County residents could vote on pot tax — again
Jackson County residents may have the chance to vote on a marijuana sales tax — again.
This time around, the proposed tax would be 3 percent on retail sales of recreational marijuana.
In 2015, the Jackson County Board of Commissioners repealed a voter-approved tax of up to 25 percent on both medical and recreational marijuana because it ran afoul of a state law allowing local jurisdictions to impose a tax of up to 3 percent on recreational marijuana.
Commissioners will hold a public hearing on a proposed 3 percent sales tax on recreational marijuana at 9:30 a.m. Wednesday, Aug. 17, in the Jackson County Courthouse Auditorium, 10 S. Oakdale Ave., Medford. Commissioners could then decide to place the issue before voters for the Nov. 8 election.
Saying they favor the sales tax, Commissioners Rick Dyer and Doug Breidenthal voted to schedule the public hearing.
Commissioner Colleen Roberts voted against the move.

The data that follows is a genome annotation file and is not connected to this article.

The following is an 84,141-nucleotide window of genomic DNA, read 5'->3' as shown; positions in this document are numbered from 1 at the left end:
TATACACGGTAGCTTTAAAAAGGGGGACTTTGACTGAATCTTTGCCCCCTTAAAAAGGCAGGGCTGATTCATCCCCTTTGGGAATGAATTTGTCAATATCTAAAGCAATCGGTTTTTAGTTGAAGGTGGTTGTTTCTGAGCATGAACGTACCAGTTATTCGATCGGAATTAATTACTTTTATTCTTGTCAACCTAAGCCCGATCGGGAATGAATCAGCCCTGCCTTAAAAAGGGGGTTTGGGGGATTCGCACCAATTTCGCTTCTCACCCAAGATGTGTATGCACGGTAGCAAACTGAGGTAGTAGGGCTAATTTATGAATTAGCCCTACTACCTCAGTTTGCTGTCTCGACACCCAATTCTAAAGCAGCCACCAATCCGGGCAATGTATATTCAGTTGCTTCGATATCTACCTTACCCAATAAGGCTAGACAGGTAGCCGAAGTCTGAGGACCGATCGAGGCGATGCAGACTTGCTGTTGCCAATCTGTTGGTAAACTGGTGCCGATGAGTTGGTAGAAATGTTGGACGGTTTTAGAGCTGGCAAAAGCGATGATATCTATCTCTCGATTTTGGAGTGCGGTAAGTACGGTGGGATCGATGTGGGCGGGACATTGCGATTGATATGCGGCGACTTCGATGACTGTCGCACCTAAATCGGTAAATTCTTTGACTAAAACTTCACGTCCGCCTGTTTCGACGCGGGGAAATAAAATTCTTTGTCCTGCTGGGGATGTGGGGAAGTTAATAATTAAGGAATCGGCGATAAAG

Dyer noted that county voters overwhelmingly approved the tax of up to 25 percent. In a special March 2015 election, 63 percent of voters backed the tax.
Both Dyer and Breidenthal said marijuana legalization has created added costs for county departments, from the Planning Department to the Jackson County Sheriff's Office.
Breidenthal said he fields complaints every day from property owners upset about nearby marijuana grows.
"Marijuana should have to pay for itself if you want it legalized," he said.
Roberts said she didn't favor the statewide legalization of recreational marijuana in 2014, but now that it has been legalized, she doesn't support a county tax.
"I am personally against the tax. I feel marijuana is already being taxed at the state level quite heavily," she said, adding that high taxes could promote illegal marijuana sales.
Roberts noted Jackson County will receive a share of revenue from a state tax on recreational marijuana.
In January, the state began levying a 25 percent tax on recreational marijuana, although the tax rate is scheduled to eventually ratchet down to 17 percent.
After the costs of regulation and administration are covered, 20 percent of the revenue will go to cities and counties, 40 percent will go to the Common School Fund, 20 percent will go to mental health, alcoholism and drug treatment services, 15 percent will go to Oregon State Police and 5 percent will go to the Oregon Health Authority.
As of May 30, the Oregon Department of Revenue had processed $14.9 million in marijuana tax revenue, according to its most recent report.